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by: Tamia Wisoky


Marketplace > University of Florida > OTHER > FNR 4660 > NAT RES POLICYECON
Tamia Wisoky
GPA 3.8


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This 62 page Class Notes was uploaded by Tamia Wisoky on Friday September 18, 2015. The Class Notes belongs to FNR 4660 at University of Florida taught by Staff in Fall. Since its upload, it has received 35 views. For similar materials see /class/207000/fnr-4660-university-of-florida in OTHER at University of Florida.




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Date Created: 09/18/15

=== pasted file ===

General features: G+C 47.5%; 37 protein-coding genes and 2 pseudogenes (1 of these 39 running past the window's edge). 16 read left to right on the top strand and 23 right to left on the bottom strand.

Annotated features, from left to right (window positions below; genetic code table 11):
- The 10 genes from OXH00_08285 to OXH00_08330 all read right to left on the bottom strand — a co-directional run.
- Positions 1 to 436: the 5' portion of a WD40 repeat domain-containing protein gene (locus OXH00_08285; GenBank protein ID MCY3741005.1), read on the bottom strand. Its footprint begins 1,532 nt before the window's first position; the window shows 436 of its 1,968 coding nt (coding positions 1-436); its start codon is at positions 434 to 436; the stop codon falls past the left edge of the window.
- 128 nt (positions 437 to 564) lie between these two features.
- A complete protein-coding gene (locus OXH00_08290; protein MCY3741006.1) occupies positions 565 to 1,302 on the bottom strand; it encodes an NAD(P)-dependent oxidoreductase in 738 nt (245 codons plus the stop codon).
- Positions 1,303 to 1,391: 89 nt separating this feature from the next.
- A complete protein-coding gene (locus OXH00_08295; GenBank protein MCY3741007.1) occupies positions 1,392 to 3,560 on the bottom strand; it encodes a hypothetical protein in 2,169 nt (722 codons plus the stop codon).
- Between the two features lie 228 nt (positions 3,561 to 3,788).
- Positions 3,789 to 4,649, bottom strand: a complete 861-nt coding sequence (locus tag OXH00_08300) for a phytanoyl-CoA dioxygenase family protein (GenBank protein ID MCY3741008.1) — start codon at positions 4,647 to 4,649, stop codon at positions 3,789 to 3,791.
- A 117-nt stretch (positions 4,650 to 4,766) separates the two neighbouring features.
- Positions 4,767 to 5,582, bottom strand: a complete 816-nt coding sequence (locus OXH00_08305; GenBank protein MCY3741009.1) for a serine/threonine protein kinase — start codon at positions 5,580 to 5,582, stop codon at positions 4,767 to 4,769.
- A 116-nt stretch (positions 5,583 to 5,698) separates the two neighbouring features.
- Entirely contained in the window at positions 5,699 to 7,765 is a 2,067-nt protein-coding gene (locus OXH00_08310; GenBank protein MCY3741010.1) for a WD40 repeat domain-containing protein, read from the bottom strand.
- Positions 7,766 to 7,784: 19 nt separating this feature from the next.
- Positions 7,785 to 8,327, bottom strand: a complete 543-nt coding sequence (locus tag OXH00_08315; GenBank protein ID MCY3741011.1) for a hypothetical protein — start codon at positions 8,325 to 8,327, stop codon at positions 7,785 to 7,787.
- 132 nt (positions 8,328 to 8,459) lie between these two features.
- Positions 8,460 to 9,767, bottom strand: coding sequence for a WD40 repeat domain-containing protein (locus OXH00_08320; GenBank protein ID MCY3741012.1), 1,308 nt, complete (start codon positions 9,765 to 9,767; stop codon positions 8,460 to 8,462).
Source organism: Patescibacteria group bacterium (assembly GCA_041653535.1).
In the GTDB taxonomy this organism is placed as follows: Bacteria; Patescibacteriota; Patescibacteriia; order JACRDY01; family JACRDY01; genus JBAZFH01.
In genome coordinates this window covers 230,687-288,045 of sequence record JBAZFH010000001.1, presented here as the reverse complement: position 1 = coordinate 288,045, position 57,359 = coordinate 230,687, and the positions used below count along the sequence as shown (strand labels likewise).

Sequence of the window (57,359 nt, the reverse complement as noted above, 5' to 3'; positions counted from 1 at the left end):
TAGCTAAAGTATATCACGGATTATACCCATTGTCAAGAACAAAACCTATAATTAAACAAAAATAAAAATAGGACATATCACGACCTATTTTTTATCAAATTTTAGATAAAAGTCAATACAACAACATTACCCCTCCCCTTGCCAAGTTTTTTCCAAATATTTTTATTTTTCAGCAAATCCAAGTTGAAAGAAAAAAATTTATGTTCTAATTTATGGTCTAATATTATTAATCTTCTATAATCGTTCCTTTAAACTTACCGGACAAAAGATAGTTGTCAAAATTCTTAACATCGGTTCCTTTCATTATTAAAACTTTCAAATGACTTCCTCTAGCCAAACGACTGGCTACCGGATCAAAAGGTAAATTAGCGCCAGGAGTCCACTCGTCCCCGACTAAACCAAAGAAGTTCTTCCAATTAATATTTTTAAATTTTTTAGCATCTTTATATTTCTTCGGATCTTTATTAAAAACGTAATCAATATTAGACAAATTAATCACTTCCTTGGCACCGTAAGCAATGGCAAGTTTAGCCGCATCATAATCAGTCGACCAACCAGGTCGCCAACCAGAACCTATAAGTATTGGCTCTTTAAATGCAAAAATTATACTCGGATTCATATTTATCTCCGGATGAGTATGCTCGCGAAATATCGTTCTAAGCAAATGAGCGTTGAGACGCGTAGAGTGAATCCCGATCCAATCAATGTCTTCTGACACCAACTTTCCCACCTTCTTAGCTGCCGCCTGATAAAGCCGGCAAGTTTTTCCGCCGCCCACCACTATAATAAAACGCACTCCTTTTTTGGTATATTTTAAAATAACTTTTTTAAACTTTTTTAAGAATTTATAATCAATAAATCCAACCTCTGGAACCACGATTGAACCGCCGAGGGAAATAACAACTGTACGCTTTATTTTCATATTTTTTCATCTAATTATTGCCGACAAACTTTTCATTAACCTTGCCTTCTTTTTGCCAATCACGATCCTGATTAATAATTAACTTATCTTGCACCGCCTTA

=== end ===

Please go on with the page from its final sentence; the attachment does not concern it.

Welfare Economics amp the Role of the State Markets and Welfare Economics 0 Concepts related to perfect markets Consumer surplus producer surplus and societal welfare 0 Markets function well amp generate ef cient social outcomes only if we have I Perfect competition 2 Perfect information and foresight 3 No externalities 4 Well defined and enforceable property rights How are consumer and producers surplus related to societal welfare Consumer Surplus Producer Surplus Quantity Welfare Economics 0 De nitionThe study of how the allocation of resources affects economic wellbeing 0 First Principle Any competitive equilibrium leads to an ef cient allocation of resources 0 Second principle Any ef cient allocation can be sustainable through competitive equilibrium OAssumel large numbers of people 2 rational behavior and 3 perfect information 0 Support non intervention Let markets do the work Market Failures 0 De nition Cases where the invisible hand may not lead to the best of all possible outcomes The invisible hand is a concept introduced by Adam Smith The Wealth of Nations which states that in a competitive market self interest also leads to maximum social bene ts 0 Examples of market failures 0 Imperfect competition 0 Risk and uncertainty 0 Externalities 0 Common Pool Resources 0 Public Goods Government Intervention 0 Government intervention is needed to address market failures 0 Even if markets function well they do not ensure distributional equity 0 Government interventionthrough public policies is needed Imperfect Competition 0 Natural monopoly Monopon that arises because a single rm can supply a good or service to an entire market at a smaller cost than could 2 or more rms 0 Monopolies arise because of barriers to entry 0 Monopolies provide less output with fewer inputs than equivalent set of competitive rms 0 Marginal Cost the increase in total cost that arises from an extra unit of production Change in total costs change in quantity produced 0 Average Total Cost Total cost divided by the quantity produced 0 Marginal Revenue Change in total revenue from an additional unit sold Imperfect Competition 0 Monopoly 0 Firm sets the price 0 In competitive markets price is set MR MC assumed constant Firms have no control over it 0 Demand decreases 0 Average Total Cost decreases In marltetsATC is Ushaped 0 Marginal Cost increases 0 BUT in NATURAL monopoly MC is constant and usually small 0 What can be done about it 0 Antitrust laws 0 2 Regulation 0 3 Public Ownership m G 3 C G gt G a 39U C d m 4 V O U Imperfect Competition MC Marginal Cost ATCzAverage Total Cost MR Marginal Revenue ATC gt MC P3 Demand EQI Output produced Imperfect Competition 0 With Regulationthe government sets the price But which priceTo maximize total surplus usually set price at marginal cost 0 Problems with price MC 0 MC ltAC characteristic of a natural monopolyThus rm would lose money and fold 0 Some solutions imperfect subsidize the monopoly but requires taxes 0 Set the price equal to or higher than AC but created deadweight in total surplus 0 No incentives to reduce costs Risk and Uncertainty The invisible hand assumes 0 Perfect competition 0 Perfect information 0 No barriers to reallocation of resources 0 Risk and uncertainty represent a lack of perfect information 0 Producers and consumers need information to allocate resources efficiently 0 How does lack of asymmetric information affect resource allocation 0 How does the lack of perfect foresight influence resource allocation Risk and Uncertainty 0 Risks and uncertainties are unavoidable some economic decisions will be wrong The government has a role to play 0 Disaster events are unpredictable but events are not independent 0 Moral hazard Adverse selection Externalities 0 De nition cost or bene t resulting from an economic transaction that is borne or received by parties not directly involved in the transaction 0 Occur when markets are incomplete failing to take certain costs and bene ts into the price determination hence prices are wrong 0 Examples Fertilizer production generates pollution costing orange producers and consumers neg ext 2 Apple Bee producers pos ext These inef ciencies reduce social welfare compared to situations without externalities 0 Link to collective action 0 Role of Coase theorem 0 Generated by the way in which property rights are assigned illustrated by Common Pool Resources Common Pool Resources Consumption Rivalry Individual Joint Ownership Individual Private Toll good E I d b l XC U a l 390 Joint Common Good Public Good 0 Common Good Common Pool Resources 0 Excludability Can someone be prevented from using it 0 Rivalry One person s use diminishes other people s use 0Tragedy of the Commons Debunked but still influences policy 0 No incentive to limit personal use of communal resource 0 Cost of additional resource use is shared while the bene ts are private 0 Lose twice by exercising restraint 0 not using resource as much as you could and as others are 0 resource is degraded anyway 0 Game theory explanation Game Theory 0 John Forbes Nash 0 Our game 0 Black 2pts for you 0 for the other 0 Red Opts for you 3 for the other Prisoners Dilemma Jv PrisonerA Confesses Refuses to Confess No cooperation with Cooperation with Prisoner B partner partner Confesses No cooperation with C5 partner Refuses to Confess Cooperation with partner 0 Dominant Strategy best strategy for a player regardless of strategy chosen by other players 39 Dominant outcome when both dominant strategies coincide 0 Is it pareto optimal l6 Back to CPR 0 Two underlying factors problematic in the management of Common Pool Resources 0 Open access 0 Lack of self regulation 0 Inability to cooperate 0 Prisoners dilemma shows how rational individual seeking their self interest cause collective harm 0 How do we get around open access amp prisoners dilemma Government Intervention Solutions De ne property rights for the resource Creating enforceable contracts Informal institutional arrangements Influence participants behavior 0 Incentives and penalties 0 Raise morale and altruism Facilitating repeated game situation Reduce the size of the game through decentralization Increasing transparency so that defections are made public Different kinds of goods Consumption Rivalry Individual Joint Ownership Individual Private Toll good E I d b l XC U a l 390 Joint Common Good Public Good 0 Excludability Can someone be prevented from using it 0 Rivalr One erson s use diminishes other eo Ie s use Y Public Goods 0 Jointness or Non rivalry 0 Good in question can be consumed by more than one at a level that is the same for all 0 Good in question can be supplied only as an indivisible lump 0 Dif cult to determine the socially optimal price and quantity 0 Nonexcludability 0 Suppliers have no ability to exclude people from consumption of the good 0 Undermines the ability of markets to regulate supply and demand for public goods 0 Creates incentive to hide individual preference to enjoy free rider problem Public Goods 0 Examples 0 Solutions 0 The free rider problem Income Distribution 0 Highly concentrated distribution undermines democratic process 0 Distributive justice principles 0 Firstjustice requires that everyone be guaranteed some minimum entitlement that allows to satisfy basic survival needs 0 Second if everyone possesses at least this minimum it could be considered that fairness is violated if wealth is distributed in a highly unequal manner 0 Practical problems of distributive justice principles 0 Minimum entitlement varies from society to society 0 Relative deprivation 0 Poverty is a relative rather than an absolute Welfare 39Welfare system public policy directed at poverty and the provision of a social safety net 39 Extent of redistribution varies IWeIfare State concept of government in which the state plays a key role in the protection and promotion of the economic and social wellbeing of its citizens I Equality of opportunity 39 Equitable distribution of wealth I Public responsibility for those unable to avail themselves of the minimal provisions for a good life Welfare and Income Distribution 0 ncomeAmount of economic resources received by an individual or a household during a set period of time WeathVaue of accumulated or inherited savings retained from income received in the past 0 Endowments Income wealth Parameters within which the invisible hand determines pareto optimal distribution 0 Pareto and fairness 0 Influence of initial endowments 0 Distribution Equality 0 Try to reduce inequality rather than pursue perfect equality Gini Coefficient 0 Lorenz curve data and graph 0 Gini calculation 0 Gini AAB 0 Perfect equalityA 0 Gini 0 0Total inequality B0 Gini l 0 Gini ex from the world 0 lowest Denmark 24 0 highest Namibia 74 0 Most of Europe 25 33 0 US 4l 0 Bosnia 26 Ethiopia 3 Pakistan 3 l 0 Limitations ofGini Percent 0 income m s o m N m 0 2 o 40 so so 00 Percent o1 population Compensation 0 Policies violate Pareto optimality 0 Compensation principle can be used to justify policies 0 Should actual compensation be paid to losers Kaldor argues that a policy change satis es Pareto criterion if it produces enough bene ts to compensate the losers while still leaving the winners better off even if no compensation is actually made Public Choice amp Political Economy Public Choice and Political Economy Rational vs irrational leaders Uncovering true preferences and aggregating conflicting preferences Government failures Public Choice Economics deals with the dif culties in ascertaining the true preferences of citizens who may have incentives not to reveal their desires in order to free ride on a public good Theory of second best 0 IF rhere are no marke r Failures we ge r rhe rs r bes r or Pare ro op rimum si rua rion Will correc ring a marke r Failure increase social welFare Do we ge r rhe second bes r by correc ring a marke r Failure The rheory oF rhe second bes r shows rha r rhe answer ro rhe above ques rion may Lo r be yes Will correc ring one marke r Failure lead ro ano rher marke r Failure Wha r are he examples ro suppor r rhe rheory oF second bes r Theory of second best and its implications 0 The heory of second besf provides a prescrip rion for inoc on and arnrnuni on For ihose who prefer less governmenf infervenfion o S glifz Nobel laureo re and some ofher economis rs perceives fhoi l he governmen r has responsibili ry 0 provide cer roin public goods x morkel Failures and Fur rher socieiol welfare 7 Governmenf actions are jus ed wifhoul39 worrying abouf fhe l39heory of second besf The political setting and public policy a Public choice economics begins ro freaf polificians and bureaucra rs as ralianal and applies economic hinking to explain lheir behavior Polificians maximize ufili ry from their selfinleres r and realizafian of policies lhaf serve public a r large 0 Some limes sa sfying local inleresls or serving locals may reduce general social welfare Pork barrel palilics In the public secfar bureaucnafs seek ro increase fheir power and maximize budge ts buf nof ef ciency a In priva re seclor principalagenf problems are abound slakeholders wanf higher pro ls while managers wan r peaceful clima re in lhe company lhrough higher wages and bonuses S Public choice amp political economy Voting rules a How do we oggregoie public preferences lo make policy decisions 7 Simple majority referendum and poli cal elecfions u J 1 i r quotY 7 Unanimily Decisions faken by rhe WTO 0 Each party can ve ro Meefs slric r Parefo cri rerion 0 Less pmclical Public choice a political economy Voting rules Problems wi rh majoriiy amp democralic decision making 7 Simple majorily Tyranny of lhe majorily 7 Super majoril39y Tyranny of the minoril39y 7 Cycling series of voling and no de nilive oul39come 7 Logrolling frading of voles 0 Good bad and ugly aboul Iogrolling 7 Does nol consider intensify of vo rer preferences 0 Log rolling is one way lo overcome Borda procedure is anolher way lo overcome 7 Public choice 8 political economy The median voter O Whnl is lha medianvalor lhoorem Possible polifical posifions fall on a confinuum be rween far lef r and far righl about an issue say wildlife conserva rion Each vo rer will have a preference for one of he posifions on his confinuum Show how fwo polifical parfies have an incen rive ro move as close lo rhe median as possible on a confinuurn 7 Candidaies who lake extreme posifions may never win if vo rer preferences are disfribu red according fo bellquot curve PublIc cholce amp polltlcal economy The medlan voter 39 Irnpllcatlons of the median voter theorem 7 There will be llttle dIFFerence between political partles say republicans and democrats on many Issues 7 Proves the superlorlty of twoparty democrades by providing contlnulty oF pollces 7 Provides rnotlvatlon For entry of thlrdparty candidates 39 What happens IF a thlrdparty enter Into the race 7 Depending on the dlstrlbutlon of voter preferences lncentve For parties to move to the center decreases Public choice 8 political economy The median voter o Implica rions of rhe medianvo rer rheorem 7There will be lii rle difference befween poli rical par ries say republicans and democra rs on many issues 7 Proves ihe superiori ry of iwopar ry democracies by providing confinui ry of policies 7 Provides mo riva rion For en rry of ihirdpar ry candida res o Wha r happens if a rhirdpar ry en rer inio fhe race 7 Depending on he dis rribu rion of vo rer preferences incen rive For par ries io move ro rhe cen rer decreases 0 When do you vote PBSCgtO P is the probability that you will by voting materially affect the outcome of the election B is the bene t that you receive from the success of your preferred party 5 is you personal satisfaction of participation in the election and C is the cost of voting Indifference may occur when all parties promote the same policy or due to positive apathy however if S C gt 0 you will still vote Alienation may occur because of negative apathy 0 Tyranny of the majority 0 Tyranny of the minority Undermine the 0 Rent seeking social optimum Hard to determine policy preferences in the best interests of society Arrow s Impossibility Theorem 0 Transitivity x 8 0 Unrestricted Domain Intransitive relationships prevent social optimum An example of lntransitivity or cycling Pol icy Who is in favor There is no clear policy choice unless we AzYoung pay no taxes Young Retired disregard the preference of one group eg B Midlife pay no taxes Midlife Young Young but Unrestricted Domain saus we cannot do that and that we have to consider C retired pay no taxes Retired Midlife all possible prefernce orderings 0 Pareto Principle 0 Non dictatorship 0 Independence of irrelevant 4 alternatives Arrow s Impossibility Theorem Transitivity Unrestricted Domain Pareto Principle Non dictatorship Independence of irrelevant alternatives Arrows demonstrated that in fact it is impossible for all ve conditions to hold simultaneouslyThus it appears actually impossible to reach a truly democratic decision that satis es everyone However if we relax these conditions and just eliminate the requirement of at least one then democratic decisions that are socially optimal can be reached Sen s Liberalism Lewd Both read the book v v v v Lewd reads v v Prude reads v v v Neither read v Sen s Liberalism 0 Nosy preferences One individual s preference with respect to the preference of another individual 0 There are situations where people should only be concerned about themselves and in which case the pareto principle should not be a guiding criteria 0 Sen s new axiom is that each individual is decisive over hisher own choices and cannot influence the decision of the other Public choice amp political economy Conclusions 0 Markets fail to provide social optimum so collective action through government is needed 0 There is no guarantee that social optimum can be ensured through government or political decision action 0 Stiglitz s 2001 Nobel Laureate four explanations for the inability to realize Pareto optimum through political decision making 7 Dif cult for governments to make credible commitments 7 Imperfect information and unstable coalitions 7 Effects of political rivalry 7 Uncertainty about the true consequences of an action 8 Social welfare and the possibility of democratic decision making 0 Do we arrive a r social opfimum hrough democra ric decision making 0 Si ric1L affenfion 0 he Parefo principle mal lead lo inacfion 0 Role of e rhics Judicial Applications ofthe Endangered Species Act Introduction 0 ESA has been challenged in the courts and its interpretation has shaped its application over the years Evolution from an early focus on individual species and speci c projects to a more ecosystem approach ie multiple species and habitats 2 aspects of the debate over ESA application 0 scope of the takings of listed species section 9 constitutional limits of ESA regulation of private property without just compensation Some terms The Ninth Circuit Court to appeal decisions of district courts May be followed by Supreme Court involvement To enjoinzTo legally prohibit or forbid someone from carrying out a speci c act Injunction A court order that orders a party to do or refrain from doing a certain act or acts RemandWhen an appellate court sends an appealed case back to the trial court for further action the case is said to be remanded Statutory Framework 0 Section 4 0 Process to list and delist endangered and threatened species 0 Process to list critical habitats 0 Section 7 0 All actions by federal government that may impact listed species on federal and private lands must be reviewed 0 Action defined as all activities or programs of any kind authorized funded or carried out in whole or in part by federal agencies in the US or upon the high seas 0 Section 9 0 Take any such species within the United States or the territorial sea of the United States or upon the high seas Take is defined as to harass harm pursue hunt shoot wound kill trap capture or collect or to attempt to engage in any such conducfi Can section 9 be applied to habitat modifications TVA vs Hill the Tellico Dam controversy First ESA case to go to Supreme Court Example of a single species speci c project focus of ESA application I978 Supreme court stops the construction of a nearly completed dam in Tennessee on the grounds that it would threaten the endangered snail darter Precipitated the creation of the God Squad God Squad backs up Supreme Court Congress bypasses Supreme Court and authorizes the completion of the Dam in I979 Individual Species Focus Cabinet Mountains Wilderness Scotchman s peak Grizzly Bears vs Peterson 0 Proposed exploratory drilling in Cabinet Mountains Montana 0 FWS concluded the drilling could jeopardize Grizzly Bears but included mitigating alternative measuresThus USFS concluded the drilling could be done in such a way that would not jeopardize the bear population 0 This opinion was unsuccessfully challenged in circuit court by environmental groups Thomas vs Peterson 0 USFS did not conduct a biological assessment to determine if road construction in Nez Perce National Forest would affect Rocky Mountains GrayWolf 0 9th circuit court ruled that this constituted an ESA violation and rejected USFS request to conclude that the project would not threaten the wolf FWS has the mandate to make such a conclusion 0 Road building project was stopped until compliance with ESA Habitat Conservation Focus USFS s s harmed red cockaded woodpecker violated section 7 due to lack of mitigating procedures 0 violated section 9 signi cant habitat modi cation resulted in severe decline in woodpecker population argued as a taking District court required USFS to reconsult with FWS Multiple cases related to the Northern Spotted Owl and logging in the Paci c Northwest Invoked section 4 to sort species listing and critical habitat designation 0 Invoked section 7 for consultation process on regional management plans Habitat Conservation Focus 0 Paci c Rivers Council vsThomas 0 Habitat conservation application of ESA detailed through litigation over effects of various NRM strategies on Snake River Salmon 0 Section 7 violation over lack of consultation between USFS and NMFS in management plans development resulting in the prohibition of further timber range or road building projects 0 Original district court upheld and expanded to current projects by the Circuit Court until ESA compliance by USFS 0 Case in Oregon established precedent for a similar case in Idaho 0 Numerous operations threatened to shut down led to very quick response by USFS to comply Sweet Home 0 Babbitt vs Sweet Home Chapter of Communities for a Great Oregon 0 Origins rooted in two court cases about the Palila bird in Hawaii 0 l98 harm defined by FWS as quotHarm39 in the de nition of take39 in the Act means an act which actually kills or injures wildlife Such act may include signi cant habitat modi cation or degradation where it actually kills or injures wildlife by signi cantly impairing essential behavioral patterns including breeding feeding or shelteringquot 0 Can significant habitat modification on private property that actually kills or injures wildlife by signi cantly impairing essential behavioral patterns constitute quotharmquot for purposes of the ESA Lumber industry challenged the 98 Harm de nition 0 DC circuit court ruled that the FWS de nition of harm was invalid I994 0 US Supreme Court reversed the DC circuit court rule and gave reason to the FWS I995 Sweet Home 0 Second and last case to have gone to the Supreme Court 0 Legal implications 0 Upheld FWS interpretation of section 9 applying the prohibition on taking listed species to signi cant habitat modi cation activities on non federal land 0 Reflected the switch in the administration to a more ecosystem interpretation and application 0 Likely to increase demands to revise or even eliminate provisions of the Act that prohibit signi cant habitat modi cation resulting in death or injury of endangered species on private property 0 the most controversial aspect of the Endangered Species Act is its power to take private property through extensive regulation of land use 0 What is a take of a listed species 0 Section 9 Taking as a matter of intensity of the links between habitat altering activities and harm to species 0 Sierra Club vsYeutter 0 Severe decline in the wood pecker population over ten years resulting from USFS signi cant habitat modi cation was suf cient to establish harm even aged timber mgt issue 0 USFS challenged over road building s impact on Grizzly Bears but behavioral effects were insuf cient in the absence of animal injuries or deaths 0 Morrill vs Lujan Section 9 taking could not be established without demonstrating a link between habitat modi cation and iniuries to Perdido Key beach mouse 0 Must show signi cant impairement of a species breeding or feeding habits AND that habitat degradation prevents recovery 0 Forest Conservation Council vs Rosboro Lumber Co 0 Placed the responsibility of demonstrating some certainty of risk on the plaintiff 0 Future iniury is actionable under ESA upheld again in injunction against logging on private property in Marbled Murrelet vs Babbitt Constitutional Takings Principles 0 Fifth amendment nor shall private property be taken for public use without just compensation ESA usually tries to address this issue maximum 20 loss in private lands unless compensated fair market value compensation etc 0 Two tests applied applied by the Supreme Court to determine if a taking should be compensated lPenn Central Transportation Covs City of NewYork 3 parts a character of the governmental action b its economic impact c its interference with reasonable investment backed expectations 2Agins vsTiburon 2 parts does it substantially advance legitimate state interests or denies an owner economically viable use of his land 0 Favored more recently 0 A taking may depend on the degree of governmental action restricting land use 0 permit conditions mitigation requirements permit denial 0 Two seminal taking cases a Lucas and b Dolan Lucas vs South Carolina Coastal Council 0 South Carolina Beachfront Management Act prohibited housing development of a portion of the shoreline 0 State court determined that this Act deprived Mr Lucas of all economically viable use of his private land I992 0 heightened risk that private property is being pressed into some form of public service under the guise of mitigating serious public harm 0 Have to determine if previous state law regulated the activity through analysis of 0 degree of harm to public lands and resources or adjacent private property posed by the proposed development 0 social value of the proposed action 0 relative ease of mitigating measures Dolan vs City ofTigard Dolan wanted to redevelop her property located within a flood plain 0 City ofTigard required her to dedicate a portion of it for a storm drain improvements and b recreational greenway Is this a taking 0 Supreme Court overturned previous court decisions and ruled that 0 Storm drain improvement was legitimate state interest and the exaction deemed appropriate 0 however the city failed to properly explain the relationship between the greenway and floodplain issues 0 thus greenway constituted a compensable taking Constitutional Takings and the ESA Christy vs Hodel Christy s sheep herd was attacked by grizzly bears and he killed a bear in response 0 Christy was ned under the ESA 0 Christy sued the government seeking compensation for the taking of his sheep arguing that the ESA protection of the grizzly bears made the government accountable for his loss 0 Court denied the takings claim making the government unanswerable for the actions of the bears 0 United States vs Kepler 0 Kepler violated ESA by transporting a leopard from Florida to Kentucky The animal was seized Kepler claimed the ESA deprived him of the use of his property 0 Circuit court rejected his claim on the basis that the animals could have been sold within Florida or with appropriate authorizations 0 These cases involved individual animals rather than land use rights which the courts seem to have been more favorable to l5 Wetland permitting and takings 0 Wetland regulations mirrors ESA 0 in land use restrictions 0 biological opinion process ESA section 7 0 incidental taking permit process ESA section l0 0 Loveladies Harbor Inc vs United States 0 The costs of the government obligations to protect a wetland public bene t should be shared by all rather than by the affected property owner 0 Compensation granted 26 million US 0 Florida Rock Industries vs United States 0 A limestone mining operation was denied a wetland permit 0 Trial court ruled a taking but overturned by federal circuit court and sent back to the trial court 0 Some but not total reduction in property market value must pass through Penn Central or Agins tests l6 Relevant ESA sections for taking claims 0 Section 9 through direct prohibition of habitat related activities 0 Section 7 0 If federal permit is required for private action For ex 0 Water irrigation restrictions under federal reclamation have forced private mining operators to close roads or develop special habitats 0 wetland lling on private property could be required by one legislation and denied by ESA 0 Consultation and mitigation measures have limits they must be reasonable economically and technologically feasible and within the mandate of the agency 0 Section l0 through incidental take permit requirements and accompanying mitigating measures 0 Situations in which ESA completely deprives a private owner of all economically viable land use or physically invades private property are unlikely thus limiting 5th amendment takings within ESA s scope 0 Dolan precedent suggest more speci c inquiries to link mitigation to land use impacts I7 Conclusion 0 Evolution of ESA application from single species to ecosystem 0 What constitutes a prohibited taking section 9 The Sweet Home case applied the taking prohibition to habitat modification 0 Speci cally what are the standard of proofs required to establish that such a taking has occured or that it will 0 Details of the taking definition are refined through various court cases 0 How do ESA regulations affect private property and compensation principles 0 While conflicts between ESA and other interests remain the Act has inherent limits and the courts have also illustrated the limits of government regulations eg Dolan Instances in which ESA regulations of habitat modifying activities on private land may lead to a compensable taking are rare l8